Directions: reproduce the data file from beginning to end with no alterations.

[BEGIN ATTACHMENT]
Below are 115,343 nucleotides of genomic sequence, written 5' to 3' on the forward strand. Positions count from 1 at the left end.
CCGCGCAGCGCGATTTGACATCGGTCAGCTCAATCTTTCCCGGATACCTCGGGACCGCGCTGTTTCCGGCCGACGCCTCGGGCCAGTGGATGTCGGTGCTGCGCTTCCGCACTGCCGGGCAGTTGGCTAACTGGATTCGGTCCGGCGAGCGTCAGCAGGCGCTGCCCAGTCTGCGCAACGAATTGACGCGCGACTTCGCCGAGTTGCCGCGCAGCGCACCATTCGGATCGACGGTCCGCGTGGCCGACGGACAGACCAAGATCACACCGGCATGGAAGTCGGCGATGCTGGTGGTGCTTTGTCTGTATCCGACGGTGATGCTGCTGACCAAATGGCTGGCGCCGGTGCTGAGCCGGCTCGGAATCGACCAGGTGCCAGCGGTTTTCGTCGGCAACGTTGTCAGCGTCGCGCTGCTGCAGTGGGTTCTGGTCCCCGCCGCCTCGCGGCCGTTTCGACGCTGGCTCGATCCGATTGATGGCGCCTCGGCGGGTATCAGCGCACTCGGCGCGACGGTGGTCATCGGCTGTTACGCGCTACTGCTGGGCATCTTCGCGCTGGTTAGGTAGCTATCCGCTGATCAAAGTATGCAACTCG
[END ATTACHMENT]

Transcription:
Below are 115,343 nucleotides of genomic sequence, written 5' to 3' on the forward strand. Positions count from 1 at the left end.
CCGCGCAGCGCGATTTGACATCGGTCAGCTCAATCTTTCCCGGATACCTCGGGACCGCGCTGTTTCCGGCCGACGCCTCGGGCCAGTGGATGTCGGTGCTGCGCTTCCGCACTGCCGGGCAGTTGGCTAACTGGATTCGGTCCGGCGAGCGTCAGCAGGCGCTGCCCAGTCTGCGCAACGAATTGACGCGCGACTTCGCCGAGTTGCCGCGCAGCGCACCATTCGGATCGACGGTCCGCGTGGCCGACGGACAGACCAAGATCACACCGGCATGGAAGTCGGCGATGCTGGTGGTGCTTTGTCTGTATCCGACGGTGATGCTGCTGACCAAATGGCTGGCGCCGGTGCTGAGCCGGCTCGGAATCGACCAGGTGCCAGCGGTTTTCGTCGGCAACGTTGTCAGCGTCGCGCTGCTGCAGTGGGTTCTGGTCCCCGCCGCCTCGCGGCCGTTTCGACGCTGGCTCGATCCGATTGATGGCGCCTCGGCGGGTATCAGCGCACTCGGCGCGACGGTGGTCATCGGCTGTTACGCGCTACTGCTGGGCATCTTCGCGCTGGTTAGGTAGCTATCCGCTGATCAAAGTATGCAACTCG